• “I have a bone to pick with you” (speaking to skeletons).
  • “Why do I always get the shaft?  Lucky I have tunnel vision” (spoken by the train, while traveling through a tunnel).
  • “After winter it’s time for spring!” (by one of the two spring characters)
  • “You, a guard!  You couldn’t guard underarm odor!”
  • “I was supposed to be your knight in furry armor” (spoken by Dougal, the dog).

Have you had enough yet?  Ah, but wait.  I still have the worst joke of the film.  Are you ready?  Here it comes – and I promise I am not making this up:  “One spring to rule them all.”  Aha!  Now we know why the villain was a spring.  So they could use this joke!

For the sake of more puns, we’re also subjected to a litany of pop culture references that include Blue Man Group, Phil Collins, Harry Potter, C.S.I. and the overused phrases of “Whassup?” and “Peace Out!”  I guess the screenwriters were trying to emulate the postmodern witticisms of “Shrek,” but suffice to say that they did not succeed.  The film doesn’t even have a decent message.  Well, there is something about the importance of friends, but woop-dee-do.  Even my three-year-old understands that.  And that cliché is still buried among the fart jokes, bad dialogue and brain-numbing plot.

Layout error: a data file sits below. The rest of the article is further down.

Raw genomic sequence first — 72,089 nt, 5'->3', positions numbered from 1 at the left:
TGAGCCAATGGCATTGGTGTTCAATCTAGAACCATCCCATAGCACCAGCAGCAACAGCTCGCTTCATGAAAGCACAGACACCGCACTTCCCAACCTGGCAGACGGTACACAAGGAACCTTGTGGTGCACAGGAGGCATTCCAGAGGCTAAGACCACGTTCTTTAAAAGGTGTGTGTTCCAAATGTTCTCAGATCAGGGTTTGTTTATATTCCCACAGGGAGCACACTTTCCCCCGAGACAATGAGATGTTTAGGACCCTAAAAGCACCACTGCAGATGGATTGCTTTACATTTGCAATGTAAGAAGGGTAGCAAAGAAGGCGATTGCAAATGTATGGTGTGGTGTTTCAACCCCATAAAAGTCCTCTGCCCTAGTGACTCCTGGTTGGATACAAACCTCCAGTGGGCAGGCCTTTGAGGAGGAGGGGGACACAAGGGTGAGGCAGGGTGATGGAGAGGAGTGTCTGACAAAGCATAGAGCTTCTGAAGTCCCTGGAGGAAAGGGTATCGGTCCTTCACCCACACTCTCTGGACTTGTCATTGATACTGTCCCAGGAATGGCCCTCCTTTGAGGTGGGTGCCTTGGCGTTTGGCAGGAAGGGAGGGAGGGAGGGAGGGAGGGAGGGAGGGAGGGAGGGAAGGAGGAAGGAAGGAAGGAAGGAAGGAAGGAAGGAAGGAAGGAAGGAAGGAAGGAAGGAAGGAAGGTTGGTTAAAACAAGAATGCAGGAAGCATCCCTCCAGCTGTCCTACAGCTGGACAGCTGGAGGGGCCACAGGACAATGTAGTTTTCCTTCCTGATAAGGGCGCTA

If there is a decent line in the film, it comes from Jon Stewart, when he threatens the snail with garlic butter, or perhaps his comment, “No, Sam.  The evil laugh comes from the back of the throat, like this.”  But honestly, that’s it.  Even the acting, a stellar lineup of talent if ever there was one (except Tay, who offers a poor Doogal), can’t overcome this cinematic catastrophe, which is wrapped in animation that looks like claymation mixed with early '70s cartoon “technology.”  I mean, the dog doesn’t even walk, okay?  He hops.)

An Americanized version of “The Magic Roundabout," a popular television show during the '60s on European television stations, “Doogal” – like most remakes – should have just stayed in the old memory box.   For good animation with a strong message, instead check out VeggieTale’s “Lord of the Beans,”  a well-made, witty spoof of “Lord of the Rings.”

AUDIENCE:   8 and up


  • Drugs/Alcohol:    None.
  • Language/Profanity:   None.  However, multiple characters rudely pass gas throughout film, without apology or rebuke.
  • Sexual Content/Nudity:  None.
  • Violence:   Mild peril and discussion about death, as in sorcerer’s instructions to guard: “Pain, misery and torment will be on your daily to-do list, and your only break is death.”